Judging People By Their Vehicles

Recently I visited a new Blog Acquaintance. I scrolled through some of his posts until I came to a screeching halt. He'd posted a photo of a big SUV and a blistering rant. He'd been in the parking lot of a popular store when a woman drove up in a big SUV. After she had parked and entered the store, he'd photographed her vehicle. I suspect as he drove home, he was composing his ecological statement about her selfish excess.

Big Jack, Our Old Tahoe

As the owner of a big honking SUV myself, I immediately hit the comment button and wrote a hasty, though thoughtful, commentary on drawing opinions about a person's character, intentions, and/or environmental consciousness based on the vehicle one may drive.

Then I thought better of it. I'm not much for jumping into a mud wrestling contest, especially if it's in the arena of someone else's blog. That's kind of rude. So I just left a comment about the wrongs of stereotyping.

The whole thing bothered me though so I thought I'd elaborate in the arena of my own blog. This may not make me popular, but I feel it needs to be said. I once drove an even bigger honking Suburban than the old Tahoe parked in my porte cochere. If you saw little old me get out of either of these vehicles, you might have taken a picture and written the same thing.

What you might not have seen were the 4 teenagers of mine, all around 6' tall. Show me a fuel efficient car that will transport 2 adults and 4 teenagers that tall. That's why we had the Suburban. That's why we later traded it in on a Tahoe which we've now had 10 years. It's old, but it's paid for. It's also dependable, and it's 4-wheel drive. Something you occasionally need in Houston when streets flood or when the odd ice-storm hits every few years.

Just because the woman was the only occupant of the vehicle, as witnessed by my blog friend, doesn't mean she doesn't have other family members who require transportation or that she doesn't have need of a big vehicle to haul "stuff." (I've forgotten how many times we moved the kids to and from college dorms and apartments.)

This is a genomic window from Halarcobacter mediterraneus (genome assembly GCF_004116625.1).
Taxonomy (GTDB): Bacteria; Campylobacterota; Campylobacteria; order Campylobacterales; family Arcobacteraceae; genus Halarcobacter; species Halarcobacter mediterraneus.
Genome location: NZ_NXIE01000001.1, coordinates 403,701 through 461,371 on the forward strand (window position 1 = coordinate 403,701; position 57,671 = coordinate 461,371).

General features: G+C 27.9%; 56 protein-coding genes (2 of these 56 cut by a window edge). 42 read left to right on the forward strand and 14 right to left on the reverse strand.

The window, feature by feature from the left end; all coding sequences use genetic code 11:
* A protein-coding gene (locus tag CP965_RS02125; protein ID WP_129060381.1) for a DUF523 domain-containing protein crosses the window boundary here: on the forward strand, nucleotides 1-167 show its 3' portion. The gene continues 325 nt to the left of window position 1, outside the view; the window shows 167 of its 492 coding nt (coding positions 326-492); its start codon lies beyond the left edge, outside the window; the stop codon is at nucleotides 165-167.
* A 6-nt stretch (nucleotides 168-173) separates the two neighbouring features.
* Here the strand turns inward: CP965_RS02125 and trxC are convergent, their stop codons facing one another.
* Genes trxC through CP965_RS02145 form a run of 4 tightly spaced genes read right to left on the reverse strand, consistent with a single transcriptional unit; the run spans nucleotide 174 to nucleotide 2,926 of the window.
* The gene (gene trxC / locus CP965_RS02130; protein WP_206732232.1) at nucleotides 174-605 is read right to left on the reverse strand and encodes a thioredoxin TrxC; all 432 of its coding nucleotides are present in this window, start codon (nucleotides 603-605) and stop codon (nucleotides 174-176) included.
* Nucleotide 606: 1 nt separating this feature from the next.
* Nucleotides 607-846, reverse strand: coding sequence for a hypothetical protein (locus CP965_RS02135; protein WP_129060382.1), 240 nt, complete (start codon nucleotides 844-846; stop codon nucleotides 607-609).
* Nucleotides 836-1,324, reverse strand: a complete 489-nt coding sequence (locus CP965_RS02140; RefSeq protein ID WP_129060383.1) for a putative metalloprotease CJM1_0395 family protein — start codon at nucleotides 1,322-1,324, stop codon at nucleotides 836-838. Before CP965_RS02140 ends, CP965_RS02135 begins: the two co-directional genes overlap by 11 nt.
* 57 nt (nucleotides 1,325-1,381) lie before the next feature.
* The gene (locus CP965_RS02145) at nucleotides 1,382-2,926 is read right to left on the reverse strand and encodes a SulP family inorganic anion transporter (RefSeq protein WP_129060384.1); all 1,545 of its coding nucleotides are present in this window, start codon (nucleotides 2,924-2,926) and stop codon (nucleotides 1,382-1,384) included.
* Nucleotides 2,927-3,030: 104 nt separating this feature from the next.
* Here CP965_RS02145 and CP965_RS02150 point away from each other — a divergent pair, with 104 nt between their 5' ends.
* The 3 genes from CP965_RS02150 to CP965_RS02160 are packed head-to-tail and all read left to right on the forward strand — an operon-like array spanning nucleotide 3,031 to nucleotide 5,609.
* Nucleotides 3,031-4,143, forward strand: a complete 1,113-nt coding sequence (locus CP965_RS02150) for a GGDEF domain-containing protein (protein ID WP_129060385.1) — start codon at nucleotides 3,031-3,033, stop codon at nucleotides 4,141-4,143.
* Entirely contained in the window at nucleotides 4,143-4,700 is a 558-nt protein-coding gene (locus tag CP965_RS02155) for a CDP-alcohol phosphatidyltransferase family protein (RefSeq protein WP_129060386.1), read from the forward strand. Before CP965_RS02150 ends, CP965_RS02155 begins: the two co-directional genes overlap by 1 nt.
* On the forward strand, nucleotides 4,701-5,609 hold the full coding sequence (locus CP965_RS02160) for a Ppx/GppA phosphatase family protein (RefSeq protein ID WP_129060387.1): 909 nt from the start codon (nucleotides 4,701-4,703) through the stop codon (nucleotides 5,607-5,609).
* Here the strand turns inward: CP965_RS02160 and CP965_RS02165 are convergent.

It's not realistic to expect someone to purchase a vehicle for driving big groups and purchase another to be used for only one person. Most families don't have that kind of income.

Just about everyone I know has an SUV or a truck, and they all have kids, dogs, and sports equipment to cart around. We keep our old Tahoe for that reason. Sure, we've got two other vehicles, but the SUV is still here. We use it when our big kids come with their kids now, or we have "stuff" to haul. We're very popular with people who need help moving. If you see me over at the B&N, chances are I'll be driving Big Jack, and I'll be alone. So if you take my pic, let me make sure I have lipstick on.

All this is a long-winded way of saying no one should make a snap judgment based on outward appearances. It's far too easy to condemn others when one judges a book by its cover. We should always remember there may be extenuating circumstances.

Takeaway Truth

Everyone who drives a big vehicle isn't an ecological rapist just as everyone who drives a Prius isn't a narrow-minded tree-hugger out of touch with reality.


  1. And 10 years ago, gas wasn't $4 a gallon.

    Having traveled in South Africa recently, as well as England, though -- the SUV is non-existent. The car manufacturers can make fuel efficient cars that haul kids and cargo. It's just that here, they've never needed to.

    We've got a fuel-efficient Honda Fit and a not-so efficient Toyota pickup. No kids around anymore (we had 3), but in our schlepping days, we went through a Blazer and an Aerostar, but discovered we could squeeze everyone into a Datsun hatchback if we had to.

    But passing judgement on a first impression is never right, no matter if its cars, clothes, or hairdo.

  2. I suppose it depends on the type of SUV, too, b/c I could actually transport more in my old Taurus than my hubby's pal could in his Explorer.

    The old Suburbans I think, are a different breed of SUV than the plethora that came out five years ago. The two-door Explorer sport comes to mind-- honestly, I think a Cavalier could haul as much with twice the gas mileage.

    Not all SUVs are created equal. And what did people do before there were SUVs...? ;-)

  3. Clair, you're right about it depending on the vehicle. Some just aren't designed well. We've always bought GM because they do seem to do better for carrying well and mpg. Old Big Jack gets about 24 on the highway and 19 in town which is better than the new ones except for the hybrids. My wariness about hybrids is the maintenance issue. In the long run, I've read they will cost more than conventional engine.

    Just read in Business section a financial formula for cost of replacing gas guzzler. Price of Gas would have to be more than 5.00 a gallon to make it worthwhile and that's only if your vehicle is completely paid for and you buy a vehicle less than 20 grand. I think there's a similar formula online.